I’ll come when you call me

Whoever clicked on the link to the Klezmatics in the previous post and listened to the first song of their Grammy-awarded CD Wonder Wheel, experienced a strange fusion of several layers of time. The lyrics on the CD were written by the legendary traveling songwriter and folk musician of the '40s Woody Guthrie, but their melodies date from sixty or – indirectly – thirty years later. In fact, around the turn of the century a number of renowned American pop musicians attempted to “complete” the lyrics of Guthrie that survived without music. Among them there was, upon the request of Guthrie’s daughter, the Klezmatics as well. They, however, did not apply here their usual modern klezmer style, but had recourse to those simple, melodic, “bright” ballads of the '60s and '70s written by Guthrie’s belated disciples like Bob Dylan or Donovan. These are the melodies of our childhood, and it is a curious feeling to hear them again. And one more, final layer of time is that this CD of 2006 – also arranging several Biblical texts like Take off your shoes, the spot you’re standing is holy ground; Heaven and earth will pass away, but my words will never pass away – says, although in a different way, the same as sixteen years earlier the Hassidic song on the CD Rhythm and Jews.

Woody Guthrie in 1943
Guthrie wrote in 1949 this song that starts as a simple counting rhyme: the first verse beginning with “one” is augmented at every repetition with one more verse beginning with two, three, four etc., up to ten. And also the question-and-reply introducing the counting verses comes from a children’s play in which the “mother” asks her “child” whether she will come home when she will call her. The “child” answers yes, and then the “mother” tells her at what time she will call her. We only write here the last strophe of the song that contains all the ten verses of the counting rhyme.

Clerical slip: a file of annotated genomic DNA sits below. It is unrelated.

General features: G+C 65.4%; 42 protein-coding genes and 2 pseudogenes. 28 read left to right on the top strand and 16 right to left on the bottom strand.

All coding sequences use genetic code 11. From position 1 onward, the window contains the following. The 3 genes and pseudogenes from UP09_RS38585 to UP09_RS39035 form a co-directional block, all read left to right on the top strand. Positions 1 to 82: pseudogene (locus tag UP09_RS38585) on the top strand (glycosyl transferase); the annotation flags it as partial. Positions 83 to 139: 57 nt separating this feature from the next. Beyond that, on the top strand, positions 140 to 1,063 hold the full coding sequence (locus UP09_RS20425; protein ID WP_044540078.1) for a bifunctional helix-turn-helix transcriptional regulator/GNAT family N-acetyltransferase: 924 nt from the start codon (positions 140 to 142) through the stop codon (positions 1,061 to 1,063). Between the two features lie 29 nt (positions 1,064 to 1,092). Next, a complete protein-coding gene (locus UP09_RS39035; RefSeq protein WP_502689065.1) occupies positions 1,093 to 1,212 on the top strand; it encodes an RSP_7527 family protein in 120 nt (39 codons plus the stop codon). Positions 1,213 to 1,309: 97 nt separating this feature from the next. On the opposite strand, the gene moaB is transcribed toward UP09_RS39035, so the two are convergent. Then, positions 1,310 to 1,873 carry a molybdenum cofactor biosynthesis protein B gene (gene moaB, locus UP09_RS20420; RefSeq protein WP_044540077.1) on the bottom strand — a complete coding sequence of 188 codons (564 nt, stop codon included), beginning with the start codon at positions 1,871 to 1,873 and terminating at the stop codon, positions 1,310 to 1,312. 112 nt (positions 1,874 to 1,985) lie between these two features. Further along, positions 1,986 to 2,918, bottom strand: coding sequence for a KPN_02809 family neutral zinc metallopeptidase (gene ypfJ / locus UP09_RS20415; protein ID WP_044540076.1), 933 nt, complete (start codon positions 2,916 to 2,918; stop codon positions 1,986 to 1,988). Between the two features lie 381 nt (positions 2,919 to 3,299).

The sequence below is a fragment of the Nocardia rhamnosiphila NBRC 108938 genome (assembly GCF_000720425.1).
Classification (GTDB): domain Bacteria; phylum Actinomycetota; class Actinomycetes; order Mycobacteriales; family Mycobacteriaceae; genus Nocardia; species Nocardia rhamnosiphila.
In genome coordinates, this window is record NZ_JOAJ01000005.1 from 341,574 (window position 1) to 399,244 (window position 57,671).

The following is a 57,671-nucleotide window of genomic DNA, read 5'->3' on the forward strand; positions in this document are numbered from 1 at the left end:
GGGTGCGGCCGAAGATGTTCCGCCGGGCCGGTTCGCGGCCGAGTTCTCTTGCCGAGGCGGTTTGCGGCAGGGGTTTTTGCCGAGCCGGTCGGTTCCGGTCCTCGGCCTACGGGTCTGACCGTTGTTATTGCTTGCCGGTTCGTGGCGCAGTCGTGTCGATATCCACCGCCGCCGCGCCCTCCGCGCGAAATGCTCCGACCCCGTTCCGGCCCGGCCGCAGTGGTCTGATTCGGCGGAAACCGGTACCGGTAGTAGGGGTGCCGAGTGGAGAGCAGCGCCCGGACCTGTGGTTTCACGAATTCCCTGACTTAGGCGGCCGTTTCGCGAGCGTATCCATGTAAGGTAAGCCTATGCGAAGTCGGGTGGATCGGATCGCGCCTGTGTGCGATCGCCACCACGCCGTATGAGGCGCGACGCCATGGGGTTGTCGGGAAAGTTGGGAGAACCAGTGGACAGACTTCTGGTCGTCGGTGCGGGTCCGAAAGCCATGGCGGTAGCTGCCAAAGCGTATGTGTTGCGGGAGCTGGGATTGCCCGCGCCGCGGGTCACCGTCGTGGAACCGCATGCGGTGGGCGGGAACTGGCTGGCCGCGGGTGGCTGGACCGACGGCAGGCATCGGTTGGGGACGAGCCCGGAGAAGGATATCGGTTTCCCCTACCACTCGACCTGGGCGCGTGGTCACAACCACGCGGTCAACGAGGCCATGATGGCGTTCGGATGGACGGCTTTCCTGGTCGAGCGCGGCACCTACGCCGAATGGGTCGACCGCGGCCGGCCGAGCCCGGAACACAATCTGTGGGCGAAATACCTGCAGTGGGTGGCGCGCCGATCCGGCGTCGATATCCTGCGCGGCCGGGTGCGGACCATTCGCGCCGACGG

Woody Guthrie-Klezmatics (1949/2006): Come When I Call You (4'25")

Oh, will you come when I call you?
I’ll come when you call me.
I’ll call you at half-past ten.
Ten for the atom bomb loose again.
Nine for the crippled and blind.
Eight for my eight billion graves.
Seven for the continents blowed up.
Six for the cities all wrecked.
Five’s for the warplanes that fly.
Four’s for the guns of this war.
Three’s for these warships at sea.
Two’s for the love of me and you.
One’s for the pretty little baby
that’s born, born, born and gone away.

The “pretty little baby” can be eventually Guthrie’s youngest child who not much earlier died in a fire. But as with the verses progressing the lyrics becomes increasingly apocalyptic, so the image of the lost child becomes also increasingly metaphoric – and the introductory question-and-answer increasingly eschatologic. It is already not the mother who asks her child whether she will come, but the child her mother, the abandoned man God: and it is also significant that not at an exact hour like in the original play, but always late, half an hour after the horror caused by himself. The title of the poem is a single cry for help: Come when I call you. Maran atha. But after every new horror we hear again and again the phrase which again and again rises above the tragedy: I’ll come when you call me.

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